Like the ILWU bureaucrats, WV focuses its attack on retired ILWU Local 10 militant Jack Heyman, plus it throws in the Internationalist Group, “which cheerleads for Heyman.” It portrays Heyman as “embracing” anarchist Barucha Peller of Occupy Oakland, while in fact he criticized her argument that trade unions are capitalist institutions, leading her to walk off the stage. Program and leadership are key: “You can have class-collaborationist leadership, that believes in ‘partnership’ with the employers, or you can have class-struggle leadership,” he remarked.
WV then makes a classic amalgam, equating Heyman and the IG with groups such as the Black Orchid Collective in Seattle who counterpose the Occupy movement to the unions, and then positively grooves on the bureaucrats’ attack on the solidarity movement. “Those like Heyman, the IG and others who promote the Occupy movement – whose politics in fact mirror those of the labor misleaders – as a substitute for the union reaped the fruits of their own grotesque opportunism at the Seattle meeting.”
In fact, not only has the Internationalist Group criticized the bourgeois populism that is the lowest common denominator of the Occupy “movement,” we repeatedly called for workers action to defeat the union-busting attack. While saying Occupy’s West Coast port blockade should be welcomed as solidarity from the outside, we called for a union occupation of the EGT scab facility (a very real possibility in Longview) and a coastwise port strike – exactly the class-struggle policies the ILWU leaders went all-out to prevent.
In reporting on the settlement at Longview, we headlined, “EGT Union-Busting Beaten Back,” but unlike WV we added, “At a Cost” (The Internationalist, 11 February). We noted that the agreement on legal issues gave up the requirement that EGT use ILWU members for all waterside work, or that it be required to use union labor or comply with prevailing wages for construction work. We also noted that the agreement that workers had to be hired from a pool “pre-qualified by EGT” was “a significant weakening of the union hiring hall.”
The contract with EGT, which the ILWU leadership tried to keep under wraps but has now gotten out, is even worse than initially reported. Not only will workers be required to work 12-hour shifts, this can be extended to 13 hours. In addition to a “no strike” clause it bans sympathy strikes, work stoppages, unauthorized stop-work meetings, slowdowns, boycotts, disturbances, as well as “collusive picket lines, jurisdictional picket lines, hot cargo picket lines, secondary boycott picket lines and demonstration picket lines,” and for sure “wildcat picket lines.”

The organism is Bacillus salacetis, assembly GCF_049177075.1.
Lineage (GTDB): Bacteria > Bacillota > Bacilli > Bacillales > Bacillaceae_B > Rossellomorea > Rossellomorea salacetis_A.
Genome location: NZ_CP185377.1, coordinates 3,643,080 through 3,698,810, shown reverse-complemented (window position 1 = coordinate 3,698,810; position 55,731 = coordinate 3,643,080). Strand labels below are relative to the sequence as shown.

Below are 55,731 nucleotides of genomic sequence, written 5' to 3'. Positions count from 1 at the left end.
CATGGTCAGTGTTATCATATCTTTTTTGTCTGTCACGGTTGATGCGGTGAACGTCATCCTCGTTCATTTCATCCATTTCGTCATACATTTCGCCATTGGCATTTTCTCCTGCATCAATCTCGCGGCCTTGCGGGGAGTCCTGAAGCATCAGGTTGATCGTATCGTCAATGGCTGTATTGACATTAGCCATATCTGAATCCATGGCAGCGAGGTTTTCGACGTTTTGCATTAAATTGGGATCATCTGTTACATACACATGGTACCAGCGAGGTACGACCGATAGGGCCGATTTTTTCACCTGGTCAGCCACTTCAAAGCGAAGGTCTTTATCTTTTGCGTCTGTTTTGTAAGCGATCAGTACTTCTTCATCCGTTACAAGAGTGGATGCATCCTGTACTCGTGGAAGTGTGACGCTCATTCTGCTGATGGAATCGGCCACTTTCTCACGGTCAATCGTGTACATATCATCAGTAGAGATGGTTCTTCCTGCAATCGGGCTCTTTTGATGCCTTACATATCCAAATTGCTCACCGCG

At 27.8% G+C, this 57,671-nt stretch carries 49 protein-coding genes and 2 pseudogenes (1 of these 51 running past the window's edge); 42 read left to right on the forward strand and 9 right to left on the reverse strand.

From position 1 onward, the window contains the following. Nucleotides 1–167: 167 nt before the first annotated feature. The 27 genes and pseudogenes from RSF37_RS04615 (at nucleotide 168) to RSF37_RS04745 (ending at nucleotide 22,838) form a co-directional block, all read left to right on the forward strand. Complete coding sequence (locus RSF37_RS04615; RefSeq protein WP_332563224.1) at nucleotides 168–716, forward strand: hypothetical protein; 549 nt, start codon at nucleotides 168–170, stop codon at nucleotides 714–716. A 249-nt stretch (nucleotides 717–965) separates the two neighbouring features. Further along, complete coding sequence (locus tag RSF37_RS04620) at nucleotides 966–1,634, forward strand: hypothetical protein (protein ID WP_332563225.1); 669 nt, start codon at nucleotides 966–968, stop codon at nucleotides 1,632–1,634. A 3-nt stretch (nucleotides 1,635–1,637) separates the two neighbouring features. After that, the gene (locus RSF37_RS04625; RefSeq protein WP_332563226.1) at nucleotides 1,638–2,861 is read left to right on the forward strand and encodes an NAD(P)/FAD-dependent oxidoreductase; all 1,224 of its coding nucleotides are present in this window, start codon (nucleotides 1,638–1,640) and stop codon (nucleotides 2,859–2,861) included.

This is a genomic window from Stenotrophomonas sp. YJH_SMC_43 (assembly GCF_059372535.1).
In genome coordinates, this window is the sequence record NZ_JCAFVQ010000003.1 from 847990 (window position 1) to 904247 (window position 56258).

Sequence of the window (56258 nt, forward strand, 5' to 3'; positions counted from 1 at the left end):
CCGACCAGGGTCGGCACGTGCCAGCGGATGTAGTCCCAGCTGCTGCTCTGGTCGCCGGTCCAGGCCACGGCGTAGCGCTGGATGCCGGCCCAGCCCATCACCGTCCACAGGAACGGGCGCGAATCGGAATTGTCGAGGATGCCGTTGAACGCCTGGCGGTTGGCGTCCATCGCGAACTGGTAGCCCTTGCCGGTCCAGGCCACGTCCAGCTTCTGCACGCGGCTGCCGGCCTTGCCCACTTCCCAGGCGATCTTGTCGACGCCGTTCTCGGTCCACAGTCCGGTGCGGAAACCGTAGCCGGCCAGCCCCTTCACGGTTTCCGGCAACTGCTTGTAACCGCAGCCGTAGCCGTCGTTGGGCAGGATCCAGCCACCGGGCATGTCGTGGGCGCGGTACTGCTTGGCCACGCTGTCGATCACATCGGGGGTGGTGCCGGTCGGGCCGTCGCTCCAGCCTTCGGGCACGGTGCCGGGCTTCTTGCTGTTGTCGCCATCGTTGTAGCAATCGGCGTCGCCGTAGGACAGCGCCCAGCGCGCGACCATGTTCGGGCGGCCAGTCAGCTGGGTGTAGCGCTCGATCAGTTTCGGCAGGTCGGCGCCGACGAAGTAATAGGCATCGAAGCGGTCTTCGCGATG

It gets worse. Even when union members refuse to cross a “legitimate and bona fide picket line,” the ILWU agrees that “the Employer may utilize supervisors, subcontractors, and employees from outside the Dispatch Hall” – i.e., any kind of scabs it can find – “during any such absence of employees.” If there are three work stoppages, the employer is no longer required to go through the union hiring hall. And to top it off, “The Employer may remove employees from the Approved Lists for any reason at its sole discretion.”
It was already known that EGT had won its demand that management run the control room. Contrary to claims that scabs are out of the EGT facility, Maritime Workers Monitor (14 March) reports that Clerks Local 40, which had been picketing since Day One, was frozen out. Nor does the contract require that the ILWU-affiliated Inland Boatman’s Union, which refused to dock any scab grain ships, do the ship docking. Moreover, non-ILWU mechanics and a clean-up crew are in the mill. Not surprisingly, this contract hasn’t even been voted on by Local 21 members.
Most ominous of all is the inclusion of a clause saying that “this Agreement shall be in compliance with the Labor Management Relations Act of 1947” – i.e., the Taft-Hartley Act – and “if any clause, sentence, paragraph, or part of this Agreement shall, for any reason, be adjudged by any court of competent jurisdiction to be invalid,” the parties (EGT and ILWU) agree to amend the contract to be in “full compliance with said Act, as amended.” As every ILWU member knows, Taft-Hartley outlawed the union hiring hall and the “closed shop.”